A second wave
Several days after the innate immune response begins, the body begins a second wave of attacks against the viral invader. This adaptive immune system response is more targeted than the first, methodically destroying cells infected by this specific virus.
But in older bodies, the adaptive response not only takes longer to get into gear, it arrives to find a scene of inflammatory pandemonium, said Amber Mueller, a postdoctoral researcher at Harvard Medical School who co-authored a paper published in May about Covid-19 and aging. Think of firefighters coming to put out a house fire, she said.
The Coronavirus Outbreak ›
Frequently Asked Questions
Updated September 4, 2020
What are the symptoms of coronavirus?
- In the beginning, the coronavirus seemed like it was primarily a respiratory illness — many patients had fever and chills, were weak and tired, and coughed a lot, though some people don’t show many symptoms at all. Those who seemed sickest had pneumonia or acute respiratory distress syndrome and received supplemental oxygen. By now, doctors have identified many more symptoms and syndromes. In April, the C.D.C. added to the list of early signs sore throat, fever, chills and muscle aches. Gastrointestinal upset, such as diarrhea and nausea, has also been observed. Another telltale sign of infection may be a sudden, profound diminution of one’s sense of smell and taste. Teenagers and young adults in some cases have developed painful red and purple lesions on their fingers and toes — nicknamed “Covid toe” — but few other serious symptoms.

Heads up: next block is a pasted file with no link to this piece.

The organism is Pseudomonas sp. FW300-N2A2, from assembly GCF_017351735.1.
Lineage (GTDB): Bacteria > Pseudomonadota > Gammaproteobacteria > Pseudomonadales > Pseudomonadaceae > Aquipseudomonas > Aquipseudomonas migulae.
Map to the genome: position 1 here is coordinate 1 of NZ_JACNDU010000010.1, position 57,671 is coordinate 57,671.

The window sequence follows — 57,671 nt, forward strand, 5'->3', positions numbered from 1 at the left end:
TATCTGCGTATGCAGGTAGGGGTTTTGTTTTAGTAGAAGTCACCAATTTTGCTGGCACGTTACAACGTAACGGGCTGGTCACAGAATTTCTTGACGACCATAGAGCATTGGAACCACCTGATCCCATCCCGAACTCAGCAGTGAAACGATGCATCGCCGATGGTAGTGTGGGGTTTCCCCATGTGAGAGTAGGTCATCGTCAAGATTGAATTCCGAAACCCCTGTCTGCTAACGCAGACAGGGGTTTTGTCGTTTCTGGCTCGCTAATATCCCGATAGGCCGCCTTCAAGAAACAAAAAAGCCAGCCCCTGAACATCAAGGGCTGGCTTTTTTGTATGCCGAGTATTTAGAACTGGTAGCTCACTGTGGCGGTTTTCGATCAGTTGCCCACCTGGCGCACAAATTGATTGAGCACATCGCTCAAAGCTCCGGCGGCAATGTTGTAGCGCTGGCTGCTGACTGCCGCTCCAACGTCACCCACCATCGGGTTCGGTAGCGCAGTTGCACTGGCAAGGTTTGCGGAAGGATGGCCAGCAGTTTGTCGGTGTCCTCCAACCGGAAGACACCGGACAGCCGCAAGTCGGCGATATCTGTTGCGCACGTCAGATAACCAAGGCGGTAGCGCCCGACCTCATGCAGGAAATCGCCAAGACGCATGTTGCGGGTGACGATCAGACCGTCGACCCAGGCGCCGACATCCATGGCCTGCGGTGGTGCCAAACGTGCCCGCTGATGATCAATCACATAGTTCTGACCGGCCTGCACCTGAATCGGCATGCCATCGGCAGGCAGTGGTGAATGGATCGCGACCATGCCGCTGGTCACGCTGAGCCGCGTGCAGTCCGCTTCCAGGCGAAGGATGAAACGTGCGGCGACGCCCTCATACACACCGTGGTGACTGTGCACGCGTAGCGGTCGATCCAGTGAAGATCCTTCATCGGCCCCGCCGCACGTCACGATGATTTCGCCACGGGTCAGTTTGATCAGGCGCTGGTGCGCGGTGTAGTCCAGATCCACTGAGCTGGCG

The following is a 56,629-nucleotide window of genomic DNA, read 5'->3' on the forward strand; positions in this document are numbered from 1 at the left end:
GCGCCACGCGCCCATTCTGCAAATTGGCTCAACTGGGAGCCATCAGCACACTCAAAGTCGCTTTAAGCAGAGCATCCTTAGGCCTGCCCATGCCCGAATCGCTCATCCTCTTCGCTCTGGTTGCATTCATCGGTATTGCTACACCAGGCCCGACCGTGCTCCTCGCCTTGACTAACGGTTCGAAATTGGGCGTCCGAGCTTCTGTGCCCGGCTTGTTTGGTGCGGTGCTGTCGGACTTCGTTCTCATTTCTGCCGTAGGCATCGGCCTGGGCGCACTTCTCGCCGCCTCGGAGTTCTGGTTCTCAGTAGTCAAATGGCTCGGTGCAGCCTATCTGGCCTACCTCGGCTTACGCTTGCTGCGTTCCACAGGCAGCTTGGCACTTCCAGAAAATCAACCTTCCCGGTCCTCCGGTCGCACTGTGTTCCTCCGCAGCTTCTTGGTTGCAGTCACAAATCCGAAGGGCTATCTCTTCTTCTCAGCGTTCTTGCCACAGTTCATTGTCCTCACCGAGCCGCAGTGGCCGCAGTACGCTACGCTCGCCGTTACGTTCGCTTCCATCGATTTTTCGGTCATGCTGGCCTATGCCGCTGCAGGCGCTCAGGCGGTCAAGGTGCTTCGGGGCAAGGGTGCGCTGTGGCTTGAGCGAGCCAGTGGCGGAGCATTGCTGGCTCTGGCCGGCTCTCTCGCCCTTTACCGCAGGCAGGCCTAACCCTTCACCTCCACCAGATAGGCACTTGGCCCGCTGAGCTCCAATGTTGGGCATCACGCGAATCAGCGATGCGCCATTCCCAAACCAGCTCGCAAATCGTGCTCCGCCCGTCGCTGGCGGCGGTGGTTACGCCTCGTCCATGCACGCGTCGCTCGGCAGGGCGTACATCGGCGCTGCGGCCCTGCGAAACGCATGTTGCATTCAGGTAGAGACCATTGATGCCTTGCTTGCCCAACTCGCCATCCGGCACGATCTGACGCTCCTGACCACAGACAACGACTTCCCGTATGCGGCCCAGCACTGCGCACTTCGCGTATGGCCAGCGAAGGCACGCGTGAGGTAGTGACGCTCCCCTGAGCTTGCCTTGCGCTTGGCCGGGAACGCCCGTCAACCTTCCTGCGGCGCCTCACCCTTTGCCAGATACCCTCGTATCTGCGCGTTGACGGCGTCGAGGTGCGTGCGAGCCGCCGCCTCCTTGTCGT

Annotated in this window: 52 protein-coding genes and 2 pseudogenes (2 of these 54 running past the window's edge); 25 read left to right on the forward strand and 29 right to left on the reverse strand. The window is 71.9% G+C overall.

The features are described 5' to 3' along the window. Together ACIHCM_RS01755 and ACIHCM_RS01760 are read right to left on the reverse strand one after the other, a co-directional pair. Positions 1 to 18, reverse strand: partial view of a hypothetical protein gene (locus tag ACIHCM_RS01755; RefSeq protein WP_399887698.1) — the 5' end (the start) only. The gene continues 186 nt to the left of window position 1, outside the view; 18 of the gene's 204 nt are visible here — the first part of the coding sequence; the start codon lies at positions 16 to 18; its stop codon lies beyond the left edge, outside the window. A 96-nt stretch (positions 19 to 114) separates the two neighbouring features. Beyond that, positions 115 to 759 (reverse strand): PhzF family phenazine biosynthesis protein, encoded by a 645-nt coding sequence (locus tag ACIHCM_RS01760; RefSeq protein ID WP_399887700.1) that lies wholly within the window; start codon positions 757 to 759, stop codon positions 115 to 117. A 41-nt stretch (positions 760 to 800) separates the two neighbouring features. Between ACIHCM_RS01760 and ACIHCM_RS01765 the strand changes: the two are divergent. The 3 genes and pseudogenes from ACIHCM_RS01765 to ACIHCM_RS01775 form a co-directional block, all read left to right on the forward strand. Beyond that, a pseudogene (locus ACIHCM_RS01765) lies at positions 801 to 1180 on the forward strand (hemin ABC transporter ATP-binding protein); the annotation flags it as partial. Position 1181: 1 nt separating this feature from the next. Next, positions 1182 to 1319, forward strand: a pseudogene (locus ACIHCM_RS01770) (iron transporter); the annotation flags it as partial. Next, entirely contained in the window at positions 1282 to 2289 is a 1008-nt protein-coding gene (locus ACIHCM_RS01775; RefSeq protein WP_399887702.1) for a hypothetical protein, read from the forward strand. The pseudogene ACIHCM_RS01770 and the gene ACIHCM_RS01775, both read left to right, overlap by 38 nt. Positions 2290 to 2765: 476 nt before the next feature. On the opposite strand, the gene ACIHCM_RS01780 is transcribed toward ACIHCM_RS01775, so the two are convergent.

Why is it safer to spend time together outside?
- Outdoor gatherings lower risk because wind disperses viral droplets, and sunlight can kill some of the virus. Open spaces prevent the virus from building up in concentrated amounts and being inhaled, which can happen when infected people exhale in a confined space for long stretches of time, said Dr. Julian W. Tang, a virologist at the University of Leicester.
Why does standing six feet away from others help?
- The coronavirus spreads primarily through droplets from your mouth and nose, especially when you cough or sneeze. The C.D.C., one of the organizations using that measure, bases its recommendation of six feet on the idea that most large droplets that people expel when they cough or sneeze will fall to the ground within six feet. But six feet has never been a magic number that guarantees complete protection. Sneezes, for instance, can launch droplets a lot farther than six feet, according to a recent study. It’s a rule of thumb: You should be safest standing six feet apart outside, especially when it’s windy. But keep a mask on at all times, even when you think you’re far enough apart.
I have antibodies. Am I now immune?